Columbia University campus in New York City seems like a regular urban campus to the naked eye, but its decipherment is inevitably connected to several rites of passage. Surely, we all have friends who want to see the scenic ivy league campus when visiting the city and then call you from 116th and 8th Ave. to let you know that they don’t see campus although they used your directions to take “the red line.” Some of us actually can read subway maps and manage to reach the dreaded campus, but then fail to find any books in the library. As if it is not enough that it is called the Low Library when it is actually higher than street level, but the books are missing there, too. And then even if you are a true Ivy League material and have not been deceived by my first examples, surely you have searched for the exit of any campus building deep in their basements. I know that campus level is duly noted in the elevators (as it never is on the first floor), but my lifelong habit of pressing “1” when I want to get out is not to be erased in an instant by a mere star symbol. Was yours?
And just when you get used to pressing “4” in school and “1” at home and other worldly locations, you decide to diversify your university experience and go into a campus building where your department is not housed. And then you’re in the basement again… The elusive “campus level” ranges from floors one to four depending on your location. The spread is due to the topography of the site. The campus is built on a hill peaking at Low Library. As much as the planners of this campus envisioned a fortress on the hill (you can read more about the Acropolis of America in previous blog posts), they decided to flatten it at the top. And indeed one only gets a sense of the topography while on campus through the comparison of the height of the leveled campus and street level embodied in the campus level floor number. The northernmost side of Columbia’s Morningside Heights campus is the farthest from the pinnacle point and the drop on the northern side of the hill is more dramatic than on the southern side and so the northernmost buildings have higher campus level floor, namely fourth floor. Such is the case in Schemerhorn, Shapiro, Mudd, Pupin, and the Northwest Corner Building. As the terrain rises gradually south, buildings such as Fayerweather, Kent, Avery, Philosophy have their campus level at the third floor. The drop on the southern side is less dramatic, so Butler Library, for example, has only a floor under the campus level.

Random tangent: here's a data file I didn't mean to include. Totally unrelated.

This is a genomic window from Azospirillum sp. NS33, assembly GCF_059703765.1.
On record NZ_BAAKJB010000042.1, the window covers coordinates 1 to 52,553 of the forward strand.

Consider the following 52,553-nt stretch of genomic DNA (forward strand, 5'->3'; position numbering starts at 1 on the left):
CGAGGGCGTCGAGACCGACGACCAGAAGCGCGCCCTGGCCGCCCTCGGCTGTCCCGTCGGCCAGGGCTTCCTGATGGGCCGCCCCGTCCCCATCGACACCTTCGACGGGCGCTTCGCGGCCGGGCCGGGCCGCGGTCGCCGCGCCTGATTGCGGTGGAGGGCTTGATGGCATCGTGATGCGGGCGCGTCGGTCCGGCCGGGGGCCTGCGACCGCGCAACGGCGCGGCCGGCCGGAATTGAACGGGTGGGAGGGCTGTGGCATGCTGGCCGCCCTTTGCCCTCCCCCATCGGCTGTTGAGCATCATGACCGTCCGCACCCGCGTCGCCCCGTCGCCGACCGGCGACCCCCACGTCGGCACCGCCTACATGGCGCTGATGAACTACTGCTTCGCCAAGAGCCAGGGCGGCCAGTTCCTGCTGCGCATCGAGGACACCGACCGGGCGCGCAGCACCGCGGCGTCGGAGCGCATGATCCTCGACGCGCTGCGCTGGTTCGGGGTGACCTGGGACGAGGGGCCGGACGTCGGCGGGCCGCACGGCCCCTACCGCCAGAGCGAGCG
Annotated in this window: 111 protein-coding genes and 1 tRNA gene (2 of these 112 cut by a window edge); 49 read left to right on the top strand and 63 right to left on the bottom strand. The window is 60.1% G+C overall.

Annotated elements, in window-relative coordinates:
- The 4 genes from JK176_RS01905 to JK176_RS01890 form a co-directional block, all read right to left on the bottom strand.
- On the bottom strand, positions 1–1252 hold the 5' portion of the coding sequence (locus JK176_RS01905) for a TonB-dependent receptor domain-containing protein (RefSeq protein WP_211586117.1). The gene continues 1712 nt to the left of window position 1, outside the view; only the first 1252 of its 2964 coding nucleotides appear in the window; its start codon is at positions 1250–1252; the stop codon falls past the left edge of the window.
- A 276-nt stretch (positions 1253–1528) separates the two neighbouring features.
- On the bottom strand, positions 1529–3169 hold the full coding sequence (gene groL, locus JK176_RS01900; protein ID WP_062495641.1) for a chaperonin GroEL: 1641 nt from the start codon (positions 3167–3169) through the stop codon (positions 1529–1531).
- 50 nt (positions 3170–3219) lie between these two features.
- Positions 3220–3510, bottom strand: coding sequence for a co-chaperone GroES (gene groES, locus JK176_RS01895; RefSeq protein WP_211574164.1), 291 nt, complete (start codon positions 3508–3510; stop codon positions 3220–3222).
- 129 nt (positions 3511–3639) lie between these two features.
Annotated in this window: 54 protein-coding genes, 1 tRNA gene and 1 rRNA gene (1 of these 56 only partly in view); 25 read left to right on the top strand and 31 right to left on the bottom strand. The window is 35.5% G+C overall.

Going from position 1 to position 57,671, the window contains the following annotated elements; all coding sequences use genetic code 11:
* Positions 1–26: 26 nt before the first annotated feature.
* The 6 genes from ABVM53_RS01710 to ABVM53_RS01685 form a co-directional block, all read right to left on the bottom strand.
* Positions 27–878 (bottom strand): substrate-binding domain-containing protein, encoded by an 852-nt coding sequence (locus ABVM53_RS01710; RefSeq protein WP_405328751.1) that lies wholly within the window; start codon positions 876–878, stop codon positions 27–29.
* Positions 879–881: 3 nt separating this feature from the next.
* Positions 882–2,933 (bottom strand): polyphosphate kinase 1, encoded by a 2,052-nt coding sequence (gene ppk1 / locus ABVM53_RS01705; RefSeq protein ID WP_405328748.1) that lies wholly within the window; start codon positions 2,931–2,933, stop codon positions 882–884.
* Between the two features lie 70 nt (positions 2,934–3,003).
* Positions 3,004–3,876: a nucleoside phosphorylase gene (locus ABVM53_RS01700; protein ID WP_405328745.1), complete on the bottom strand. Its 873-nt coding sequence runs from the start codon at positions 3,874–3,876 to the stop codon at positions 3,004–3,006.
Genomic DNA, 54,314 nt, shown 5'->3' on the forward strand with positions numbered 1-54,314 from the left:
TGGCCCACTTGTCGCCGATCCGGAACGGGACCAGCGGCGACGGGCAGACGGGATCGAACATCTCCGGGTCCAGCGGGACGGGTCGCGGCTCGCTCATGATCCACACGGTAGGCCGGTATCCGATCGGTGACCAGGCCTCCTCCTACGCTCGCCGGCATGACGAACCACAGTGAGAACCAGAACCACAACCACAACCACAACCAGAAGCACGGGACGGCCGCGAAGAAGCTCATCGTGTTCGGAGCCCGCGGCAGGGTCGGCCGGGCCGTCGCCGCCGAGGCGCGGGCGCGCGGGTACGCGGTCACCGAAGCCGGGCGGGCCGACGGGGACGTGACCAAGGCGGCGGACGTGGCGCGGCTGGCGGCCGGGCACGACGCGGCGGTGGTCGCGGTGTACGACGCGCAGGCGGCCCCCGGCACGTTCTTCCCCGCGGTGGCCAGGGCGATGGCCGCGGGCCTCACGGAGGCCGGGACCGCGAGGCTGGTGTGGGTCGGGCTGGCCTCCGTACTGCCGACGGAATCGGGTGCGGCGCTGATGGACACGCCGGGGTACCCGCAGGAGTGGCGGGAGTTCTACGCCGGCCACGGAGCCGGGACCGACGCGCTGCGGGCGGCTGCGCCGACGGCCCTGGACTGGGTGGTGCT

|A view east to campus level from the NW Corner Building|
|A view north to 120th St from the same spot in the NW Corner Building|
The sense of topography that one gets from the variability of the campus level floor (not only that of confusion) is a valuable one, but the idea of the flattening seems to be more of separation, elevation, and alienation from the surrounding rather than celebrating the site. It is true that campus level could have been named first floor in all buildings and they could have varied in the number of basement floors. That could have been more useful, but certainly less democratic. At any rate, it seems that the flattening of the campus was done in a way in order to set a stage. The Low Library crowns the artificially leveled campus behind it, looking down upon the city in a clear symbolism not only of superiority but also of theatricality. Columbia campus is in a way like the Mesoamerican temples, which were built tall in order to instill awe and to project superiority, but also in order to allow for ceremonies to be performed for large audiences. The large steps in front of the Low Library boost the theatricality of the campus through the creation of a physical, as well as symbolic, ascent from street level to campus level. And somewhere along the path there is Alma Mater to greet you and reassure you the path you’ve chosen is the correct one.
|The ascent stars here. Disregard the basking college students. They are not to stop you.|
Some say Columbia campus is unwelcoming and elitist (you can also read more on the subject in previous blog posts). Others find it quite open mainly due to its urban location. It is, however, worth going into slightly higher level of detail and “read” what the campus level organisation has to say about visitors. There is the ascent to it already discussed, which might be daunting, but I wouldn’t call it “unwelcoming.” Another feature of the campus level is that it is in fact on the second, third or even fourth floor of its building if looking from street level. The buildings all look into campus, though. Their outside facades resemble simple brick walls and are in sharp contrast with the inner facades, as if the buildings have turned their backs to the outside world. Many do not even have entrances on street level and while their first floors are technically above ground, they do have the feeling of basements. Moreover, the facades portray that feeling through the use of different material and spare usage of windows.
|Small, barred windows enclosed in stone in the basement-like levels under the campus level.|
There is no point in presenting a verdict here. Some will like the exclusiveness and will deem this shielding from the outside world safe or even proud. Others will despise it for its elitism or simply on aesthetic grounds. What is more important is that the flattened campus level on top of Morningside Heights represents both the power of man over nature and of educated man over the jungle of urban life. No matter if this inspires positive or negative responses, it most definitely shapes the way people experience the campus – both by making them climb stairs Sisyphus-style and looking for stars in elevators. Both are quite educational after all…